I started my career at Drager as an verification engineer. I missed the reason why I was doing this work and wanted to learn more about user environments and experiences. At the Jeroen Bosch Hospital I worked as a Medical Application Engineer. Working mostly in patient-environment, among other things. I had to explain to doctors and nurses what happens in technical devices. Those 6 years working at the hospital gave me very valuable knowledge. I got every opportunity to learn and discover the perspective of end users. That was a great foundation for me to join a medical tech company again and now – at Plasmacure – work on the device from the side of an engineer again.
I didn’t expect that a job at a start-up would suit me. I was looking for a dynamic environment and nice people. Then, somebody from my network introduced me to Bas Zeper and told me briefly about his project. The candidate description did not match my profile at all, to be honest. But I sent my CV, and after a long interview/ conversation with Bas, I walked out really inspired. The product and the atmosphere turned out to be a perfect combination for me. We started very small and grew gradually into a company of 14 employees.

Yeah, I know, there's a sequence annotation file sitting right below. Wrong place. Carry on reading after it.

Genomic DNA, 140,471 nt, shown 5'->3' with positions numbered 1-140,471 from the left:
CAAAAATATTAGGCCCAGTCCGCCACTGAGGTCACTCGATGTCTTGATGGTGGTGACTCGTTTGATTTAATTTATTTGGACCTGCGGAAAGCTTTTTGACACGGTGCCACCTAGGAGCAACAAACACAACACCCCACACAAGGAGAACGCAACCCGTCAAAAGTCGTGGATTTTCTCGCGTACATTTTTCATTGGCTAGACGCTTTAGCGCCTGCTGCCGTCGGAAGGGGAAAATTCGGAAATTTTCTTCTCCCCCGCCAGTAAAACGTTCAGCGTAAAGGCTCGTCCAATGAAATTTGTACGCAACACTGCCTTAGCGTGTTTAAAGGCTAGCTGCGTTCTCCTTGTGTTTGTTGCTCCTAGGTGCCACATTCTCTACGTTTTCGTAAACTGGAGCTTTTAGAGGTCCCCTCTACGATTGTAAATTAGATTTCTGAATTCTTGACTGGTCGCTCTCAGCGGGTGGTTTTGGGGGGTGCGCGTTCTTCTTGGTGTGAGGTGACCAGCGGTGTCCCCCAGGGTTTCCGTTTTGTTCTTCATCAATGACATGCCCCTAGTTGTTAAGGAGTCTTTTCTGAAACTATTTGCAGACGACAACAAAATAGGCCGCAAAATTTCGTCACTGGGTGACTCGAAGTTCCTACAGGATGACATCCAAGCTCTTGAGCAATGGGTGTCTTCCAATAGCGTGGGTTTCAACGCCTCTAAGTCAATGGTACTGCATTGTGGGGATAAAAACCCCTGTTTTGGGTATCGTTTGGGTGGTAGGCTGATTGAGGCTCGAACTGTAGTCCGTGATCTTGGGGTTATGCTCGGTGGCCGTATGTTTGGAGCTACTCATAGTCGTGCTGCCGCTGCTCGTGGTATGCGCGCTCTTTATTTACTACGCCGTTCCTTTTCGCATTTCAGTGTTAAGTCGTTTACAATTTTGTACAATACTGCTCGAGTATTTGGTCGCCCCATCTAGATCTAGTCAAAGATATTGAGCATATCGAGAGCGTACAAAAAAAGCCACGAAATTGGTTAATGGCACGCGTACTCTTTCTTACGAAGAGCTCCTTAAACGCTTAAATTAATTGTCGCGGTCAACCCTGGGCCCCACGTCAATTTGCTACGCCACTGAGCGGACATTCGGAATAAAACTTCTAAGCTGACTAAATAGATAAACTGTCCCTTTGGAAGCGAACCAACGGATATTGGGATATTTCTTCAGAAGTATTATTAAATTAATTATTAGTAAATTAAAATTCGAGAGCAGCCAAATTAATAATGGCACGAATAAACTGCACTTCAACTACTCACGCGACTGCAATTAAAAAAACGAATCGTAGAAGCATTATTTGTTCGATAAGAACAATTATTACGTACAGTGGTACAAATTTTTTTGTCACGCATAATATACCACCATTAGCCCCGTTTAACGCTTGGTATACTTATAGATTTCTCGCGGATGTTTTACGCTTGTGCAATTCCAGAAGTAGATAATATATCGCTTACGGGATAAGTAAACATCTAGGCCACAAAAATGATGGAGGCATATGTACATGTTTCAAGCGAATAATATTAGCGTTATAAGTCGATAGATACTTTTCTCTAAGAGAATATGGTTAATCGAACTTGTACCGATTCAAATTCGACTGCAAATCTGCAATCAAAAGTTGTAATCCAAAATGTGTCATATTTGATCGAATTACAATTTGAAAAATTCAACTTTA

At Plasmacure we envision a world in which people no longer suffer from chronic wounds. The innovative treatment method is based on cold plasma technology. Cold plasma can stimulate wound healing. Plasmacure has developed a safe way to apply cold plasma directly in a wound. Our main solution, the medical device PLASOMA brings bactericidal cold plasma directly in the wound. We received a CE-certificate that makes PLASOMA available for the European market.